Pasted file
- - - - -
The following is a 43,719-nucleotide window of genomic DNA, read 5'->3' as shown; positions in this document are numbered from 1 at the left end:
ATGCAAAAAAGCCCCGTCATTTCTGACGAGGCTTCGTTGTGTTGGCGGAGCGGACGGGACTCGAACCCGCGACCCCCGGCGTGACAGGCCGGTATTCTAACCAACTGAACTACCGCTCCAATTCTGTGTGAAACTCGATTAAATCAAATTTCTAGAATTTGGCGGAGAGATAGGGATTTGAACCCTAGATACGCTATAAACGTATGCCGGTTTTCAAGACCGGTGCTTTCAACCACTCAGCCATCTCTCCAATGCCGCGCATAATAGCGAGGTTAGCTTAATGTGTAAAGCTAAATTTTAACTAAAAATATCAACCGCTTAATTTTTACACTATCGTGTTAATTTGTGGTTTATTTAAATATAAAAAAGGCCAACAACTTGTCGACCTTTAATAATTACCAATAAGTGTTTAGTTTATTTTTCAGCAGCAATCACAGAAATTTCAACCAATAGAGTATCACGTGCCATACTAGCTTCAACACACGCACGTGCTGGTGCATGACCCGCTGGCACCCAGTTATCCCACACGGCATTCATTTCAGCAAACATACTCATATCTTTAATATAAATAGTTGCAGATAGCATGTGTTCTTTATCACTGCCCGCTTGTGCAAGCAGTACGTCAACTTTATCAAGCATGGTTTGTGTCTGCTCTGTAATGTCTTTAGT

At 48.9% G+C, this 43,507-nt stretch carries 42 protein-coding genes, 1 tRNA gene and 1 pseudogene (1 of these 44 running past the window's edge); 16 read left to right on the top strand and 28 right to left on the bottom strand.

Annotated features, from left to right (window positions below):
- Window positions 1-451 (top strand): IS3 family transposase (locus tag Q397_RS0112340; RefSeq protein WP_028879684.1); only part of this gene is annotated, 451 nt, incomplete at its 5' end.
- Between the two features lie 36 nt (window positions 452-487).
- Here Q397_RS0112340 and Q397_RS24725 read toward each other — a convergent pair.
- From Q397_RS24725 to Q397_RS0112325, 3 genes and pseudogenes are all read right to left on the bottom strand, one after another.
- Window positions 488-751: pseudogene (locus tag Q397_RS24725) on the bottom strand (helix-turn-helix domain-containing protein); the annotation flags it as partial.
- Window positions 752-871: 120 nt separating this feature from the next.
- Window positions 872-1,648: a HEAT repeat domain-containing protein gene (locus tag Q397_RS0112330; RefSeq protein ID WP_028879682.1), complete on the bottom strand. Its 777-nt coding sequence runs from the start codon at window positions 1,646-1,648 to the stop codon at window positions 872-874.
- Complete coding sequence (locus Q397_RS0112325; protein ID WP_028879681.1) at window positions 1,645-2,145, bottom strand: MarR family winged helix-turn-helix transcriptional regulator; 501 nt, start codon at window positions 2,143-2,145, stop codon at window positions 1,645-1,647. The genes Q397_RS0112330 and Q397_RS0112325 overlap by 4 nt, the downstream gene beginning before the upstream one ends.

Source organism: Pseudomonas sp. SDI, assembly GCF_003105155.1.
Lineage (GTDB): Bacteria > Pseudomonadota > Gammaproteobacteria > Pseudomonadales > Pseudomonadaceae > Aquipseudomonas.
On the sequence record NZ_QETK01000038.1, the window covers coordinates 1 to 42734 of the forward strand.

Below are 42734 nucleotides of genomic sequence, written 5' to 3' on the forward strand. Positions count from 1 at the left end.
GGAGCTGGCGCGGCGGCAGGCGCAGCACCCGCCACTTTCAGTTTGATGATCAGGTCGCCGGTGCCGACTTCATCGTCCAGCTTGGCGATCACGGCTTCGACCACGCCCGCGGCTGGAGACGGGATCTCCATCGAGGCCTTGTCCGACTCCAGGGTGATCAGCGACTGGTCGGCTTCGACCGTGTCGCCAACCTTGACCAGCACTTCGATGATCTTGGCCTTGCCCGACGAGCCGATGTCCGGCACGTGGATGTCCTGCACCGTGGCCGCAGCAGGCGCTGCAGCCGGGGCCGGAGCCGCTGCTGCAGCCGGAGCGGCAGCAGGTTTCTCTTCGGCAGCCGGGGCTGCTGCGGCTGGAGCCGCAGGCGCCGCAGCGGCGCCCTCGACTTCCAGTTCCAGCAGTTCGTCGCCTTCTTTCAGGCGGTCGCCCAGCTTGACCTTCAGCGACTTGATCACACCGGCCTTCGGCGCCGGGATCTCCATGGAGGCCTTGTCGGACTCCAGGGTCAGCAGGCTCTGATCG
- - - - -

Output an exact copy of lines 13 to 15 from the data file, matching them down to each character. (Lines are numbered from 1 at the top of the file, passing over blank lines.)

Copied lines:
Source organism: Pseudomonas sp. SDI, assembly GCF_003105155.1.
Lineage (GTDB): Bacteria > Pseudomonadota > Gammaproteobacteria > Pseudomonadales > Pseudomonadaceae > Aquipseudomonas.
On the sequence record NZ_QETK01000038.1, the window covers coordinates 1 to 42734 of the forward strand.